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Anthony Ray Hinton Spent Almost 30 Years on Death Row. Now He Has a Message for White America.

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Anthony Ray Hinton was mowing the lawn at his mother's house in 1985 when Alabama police came to arrest him for 2 murders he did not commit. One took place when he was working the night shift at a Birmingham warehouse. Yet the state won a death sentence, based on 2 bullets it falsely claimed matched a gun found at his mother's home. In his powerful new memoir, "The Sun Does Shine: How I Found Life and Freedom on Death Row," Hinton describes how racism and a system stacked against the poor were the driving forces behind his conviction. He also writes about the unique and unexpected bonds that can form on death row, and in particular about his relationship with Henry Hays, a former Klansman sentenced to death for a notorious lynching in 1981. Hays died in the electric chair in 1997 - 1 of 54 people executed in Alabama while Hinton was on death row.
After almost 30 years, Hinton was finally exonerated in 2015, thanks to the Equal Justice Initiative, or EJI. On April 27…

Iran: Corpse of executed man sold for $3,000 to medical school

NCRI - Selling unclaimed corpses in Iran has been widely noticed in recent weeks after it was found that medical colleges are paying up to $3,000 per corpse in the black-market, according to new reports.

The state-run Rokna news agency reported on February 15 that the lack of deceased bodies has forced medical students to seek help from the black markets to buy corpses to use as cadavers for medical research purposes.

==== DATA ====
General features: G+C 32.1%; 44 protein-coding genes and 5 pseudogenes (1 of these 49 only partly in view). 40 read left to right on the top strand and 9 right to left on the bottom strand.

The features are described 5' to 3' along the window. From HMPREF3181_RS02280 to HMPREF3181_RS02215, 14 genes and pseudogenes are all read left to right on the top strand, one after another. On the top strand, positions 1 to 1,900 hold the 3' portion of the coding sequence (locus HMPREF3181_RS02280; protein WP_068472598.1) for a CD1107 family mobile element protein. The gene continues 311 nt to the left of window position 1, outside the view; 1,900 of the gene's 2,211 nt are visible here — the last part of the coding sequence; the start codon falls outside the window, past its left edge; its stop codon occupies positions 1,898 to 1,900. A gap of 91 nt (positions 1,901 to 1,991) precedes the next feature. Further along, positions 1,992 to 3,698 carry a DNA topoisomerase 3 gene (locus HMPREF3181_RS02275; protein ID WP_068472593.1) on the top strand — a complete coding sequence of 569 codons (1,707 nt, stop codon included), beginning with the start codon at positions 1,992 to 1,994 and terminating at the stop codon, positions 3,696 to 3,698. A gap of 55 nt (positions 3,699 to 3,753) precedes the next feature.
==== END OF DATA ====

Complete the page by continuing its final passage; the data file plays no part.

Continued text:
The report said around 100 unclaimed corpses were found in Tehran’s streets, with doctors urging that they should be handed to medical schools so that students may benefit from them.

Rokna quoted Niousha Mohammadzadeh, a practicing doctor, as saying that her college had purchased three bodies, one of which belonged to a man who was executed in prison and who didn’t have immediate relatives. His corpse cost 10 million toman ($3,000), she said. 

The second body belonged to a homeless person and the third body was of an unidentified person.

Trading human organs is currently legal under the Iranian regime’s law. 

The poor are often exploited to sell body organs such as kidneys, a practice that has spread widely in recent years in Iran.

Source: NCRI, February 17, 2017

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